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EU Cattle Prices Rise Against Background of Reduced Supply



EU deadweight cattle prices have been trending upwards since late 2021.


EU deadweight cattle prices have been trending upwards since late 2021. EU production has been lower year on year with Germany and France seeing the largest declines. The EU Commission is forecasting beef production to remain down vs 2021 for the rest of the year and then stabilise at this lower level through 2023. This is likely to offer some support to cattle prices for the foreseeable future if demand remains at current levels.


GB prices had been sitting at a premium to those on the continent through 2020 and 2021, with price support coming partly from cattle supply tightness and elevated retail demand due to the pandemic. Since the spring, prices have returned to tracking the upper end of EU prices, softening recently, partly due to movements in exchange rates.


UK beef exports have seen strong growth year on year. Although some of this growth will be down to the return of normal trading patterns following Brexit and the removal of covid restrictions, more competitive pricing will also be a driving factor on the market with the EU being our largest trading partner.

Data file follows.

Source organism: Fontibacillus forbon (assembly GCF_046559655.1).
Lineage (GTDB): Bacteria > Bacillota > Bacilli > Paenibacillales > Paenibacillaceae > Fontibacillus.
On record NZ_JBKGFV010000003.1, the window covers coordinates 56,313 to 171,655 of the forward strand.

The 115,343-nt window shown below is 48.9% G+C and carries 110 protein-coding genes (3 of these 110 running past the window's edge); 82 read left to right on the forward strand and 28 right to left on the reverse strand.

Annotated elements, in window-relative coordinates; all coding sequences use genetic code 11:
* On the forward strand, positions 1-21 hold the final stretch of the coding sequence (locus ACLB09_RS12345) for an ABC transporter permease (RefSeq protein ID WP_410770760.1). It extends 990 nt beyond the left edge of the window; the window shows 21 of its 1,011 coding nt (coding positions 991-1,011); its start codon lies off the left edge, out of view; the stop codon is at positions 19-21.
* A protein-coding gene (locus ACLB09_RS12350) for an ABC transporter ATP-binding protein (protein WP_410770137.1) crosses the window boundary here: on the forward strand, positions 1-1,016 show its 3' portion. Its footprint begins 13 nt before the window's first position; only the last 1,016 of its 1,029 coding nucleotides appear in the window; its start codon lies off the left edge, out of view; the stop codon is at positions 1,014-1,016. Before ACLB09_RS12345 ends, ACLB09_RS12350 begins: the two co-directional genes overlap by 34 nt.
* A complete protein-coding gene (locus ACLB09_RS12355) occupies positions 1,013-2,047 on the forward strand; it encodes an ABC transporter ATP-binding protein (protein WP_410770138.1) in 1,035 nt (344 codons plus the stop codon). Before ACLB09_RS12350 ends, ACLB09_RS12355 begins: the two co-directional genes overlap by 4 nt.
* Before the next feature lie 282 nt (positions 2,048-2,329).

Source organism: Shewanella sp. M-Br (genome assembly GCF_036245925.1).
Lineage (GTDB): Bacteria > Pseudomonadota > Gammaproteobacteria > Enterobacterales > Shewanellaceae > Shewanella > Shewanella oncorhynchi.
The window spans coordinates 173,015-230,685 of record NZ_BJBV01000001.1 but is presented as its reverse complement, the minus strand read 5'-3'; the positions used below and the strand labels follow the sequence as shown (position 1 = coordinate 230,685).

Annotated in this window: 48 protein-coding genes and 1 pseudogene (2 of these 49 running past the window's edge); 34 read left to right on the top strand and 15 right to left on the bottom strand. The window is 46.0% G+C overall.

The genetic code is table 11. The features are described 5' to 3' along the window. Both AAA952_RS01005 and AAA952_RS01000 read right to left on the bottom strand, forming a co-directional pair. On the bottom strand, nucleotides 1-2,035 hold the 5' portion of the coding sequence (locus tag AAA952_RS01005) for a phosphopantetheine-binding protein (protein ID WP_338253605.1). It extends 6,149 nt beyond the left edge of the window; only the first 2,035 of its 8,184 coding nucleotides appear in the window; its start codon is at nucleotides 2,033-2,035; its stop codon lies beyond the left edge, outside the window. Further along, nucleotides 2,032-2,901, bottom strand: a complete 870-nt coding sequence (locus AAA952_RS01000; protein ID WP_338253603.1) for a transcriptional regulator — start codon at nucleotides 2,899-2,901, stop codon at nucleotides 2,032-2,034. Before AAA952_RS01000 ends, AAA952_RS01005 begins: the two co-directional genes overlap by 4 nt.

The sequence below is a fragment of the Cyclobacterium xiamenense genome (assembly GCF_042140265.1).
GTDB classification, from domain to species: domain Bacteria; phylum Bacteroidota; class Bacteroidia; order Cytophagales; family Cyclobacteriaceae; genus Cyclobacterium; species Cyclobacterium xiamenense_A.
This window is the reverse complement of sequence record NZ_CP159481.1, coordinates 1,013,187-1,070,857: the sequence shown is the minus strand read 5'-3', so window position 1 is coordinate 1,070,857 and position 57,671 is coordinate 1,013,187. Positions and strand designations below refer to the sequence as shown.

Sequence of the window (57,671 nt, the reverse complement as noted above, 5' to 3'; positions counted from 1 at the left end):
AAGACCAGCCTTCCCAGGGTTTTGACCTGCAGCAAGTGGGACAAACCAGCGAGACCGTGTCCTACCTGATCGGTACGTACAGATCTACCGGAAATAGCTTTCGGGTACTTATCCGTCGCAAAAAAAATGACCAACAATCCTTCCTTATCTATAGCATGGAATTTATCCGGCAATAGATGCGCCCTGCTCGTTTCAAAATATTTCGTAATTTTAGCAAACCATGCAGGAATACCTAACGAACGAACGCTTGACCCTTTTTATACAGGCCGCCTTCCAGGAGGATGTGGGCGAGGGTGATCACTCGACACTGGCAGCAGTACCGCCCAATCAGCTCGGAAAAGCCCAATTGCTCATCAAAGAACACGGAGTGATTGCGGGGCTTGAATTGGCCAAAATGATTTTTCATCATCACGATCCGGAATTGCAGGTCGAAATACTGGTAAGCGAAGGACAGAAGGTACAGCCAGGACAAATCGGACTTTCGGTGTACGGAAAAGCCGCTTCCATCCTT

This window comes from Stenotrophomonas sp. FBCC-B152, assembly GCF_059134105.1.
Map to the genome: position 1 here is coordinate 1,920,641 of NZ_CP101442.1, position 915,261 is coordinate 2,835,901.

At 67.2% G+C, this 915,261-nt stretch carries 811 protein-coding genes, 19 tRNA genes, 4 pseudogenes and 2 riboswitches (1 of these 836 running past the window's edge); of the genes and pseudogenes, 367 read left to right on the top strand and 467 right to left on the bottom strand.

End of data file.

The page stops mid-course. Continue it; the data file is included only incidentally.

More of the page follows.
EU cull cow prices have been following the same upwards trend as prime cattle prices. The EU average deadweight O3 cow price stood at €4.30/kg (£3.76/kg) in the week ending 10 October, up 27% from the same period a year ago.


Again, these prices are being driven by the tighter supply of cattle and sustained demand for beef post-COVID, particularly manufacturing beef. Breeding cow populations have been shrinking in several EU member states, including France and the Netherlands, driven by pressures including profitability and environmental targets. Recent drought has also affected production across the region.


The EU Commission anticipates additional slaughtering of cattle towards the end of the year, due to shortages of forage and high feed prices.